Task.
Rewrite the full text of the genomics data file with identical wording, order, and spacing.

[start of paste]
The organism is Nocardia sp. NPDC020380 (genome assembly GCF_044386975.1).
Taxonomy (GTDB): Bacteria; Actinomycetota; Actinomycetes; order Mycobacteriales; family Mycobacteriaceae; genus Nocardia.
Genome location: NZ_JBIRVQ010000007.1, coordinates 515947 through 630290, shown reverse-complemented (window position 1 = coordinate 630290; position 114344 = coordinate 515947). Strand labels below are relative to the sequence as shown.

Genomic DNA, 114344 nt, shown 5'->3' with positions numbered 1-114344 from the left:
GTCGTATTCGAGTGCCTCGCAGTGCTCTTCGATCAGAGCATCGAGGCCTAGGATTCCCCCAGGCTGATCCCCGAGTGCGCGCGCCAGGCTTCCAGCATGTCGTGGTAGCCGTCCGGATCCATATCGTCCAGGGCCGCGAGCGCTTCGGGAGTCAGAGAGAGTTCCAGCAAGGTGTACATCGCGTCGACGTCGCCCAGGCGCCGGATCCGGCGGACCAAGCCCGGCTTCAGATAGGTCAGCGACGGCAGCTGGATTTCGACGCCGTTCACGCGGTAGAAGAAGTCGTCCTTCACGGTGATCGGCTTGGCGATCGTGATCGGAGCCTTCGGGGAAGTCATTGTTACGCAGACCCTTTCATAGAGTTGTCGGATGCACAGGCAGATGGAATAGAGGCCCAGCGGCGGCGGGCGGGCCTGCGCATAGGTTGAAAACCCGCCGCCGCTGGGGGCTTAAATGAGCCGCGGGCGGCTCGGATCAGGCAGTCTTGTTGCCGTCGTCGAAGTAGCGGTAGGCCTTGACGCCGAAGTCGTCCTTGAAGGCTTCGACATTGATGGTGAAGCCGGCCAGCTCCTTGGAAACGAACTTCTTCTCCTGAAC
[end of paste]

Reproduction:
The organism is Nocardia sp. NPDC020380 (genome assembly GCF_044386975.1).
Taxonomy (GTDB): Bacteria; Actinomycetota; Actinomycetes; order Mycobacteriales; family Mycobacteriaceae; genus Nocardia.
Genome location: NZ_JBIRVQ010000007.1, coordinates 515947 through 630290, shown reverse-complemented (window position 1 = coordinate 630290; position 114344 = coordinate 515947). Strand labels below are relative to the sequence as shown.

Genomic DNA, 114344 nt, shown 5'->3' with positions numbered 1-114344 from the left:
GTCGTATTCGAGTGCCTCGCAGTGCTCTTCGATCAGAGCATCGAGGCCTAGGATTCCCCCAGGCTGATCCCCGAGTGCGCGCGCCAGGCTTCCAGCATGTCGTGGTAGCCGTCCGGATCCATATCGTCCAGGGCCGCGAGCGCTTCGGGAGTCAGAGAGAGTTCCAGCAAGGTGTACATCGCGTCGACGTCGCCCAGGCGCCGGATCCGGCGGACCAAGCCCGGCTTCAGATAGGTCAGCGACGGCAGCTGGATTTCGACGCCGTTCACGCGGTAGAAGAAGTCGTCCTTCACGGTGATCGGCTTGGCGATCGTGATCGGAGCCTTCGGGGAAGTCATTGTTACGCAGACCCTTTCATAGAGTTGTCGGATGCACAGGCAGATGGAATAGAGGCCCAGCGGCGGCGGGCGGGCCTGCGCATAGGTTGAAAACCCGCCGCCGCTGGGGGCTTAAATGAGCCGCGGGCGGCTCGGATCAGGCAGTCTTGTTGCCGTCGTCGAAGTAGCGGTAGGCCTTGACGCCGAAGTCGTCCTTGAAGGCTTCGACATTGATGGTGAAGCCGGCCAGCTCCTTGGAAACGAACTTCTTCTCCTGAAC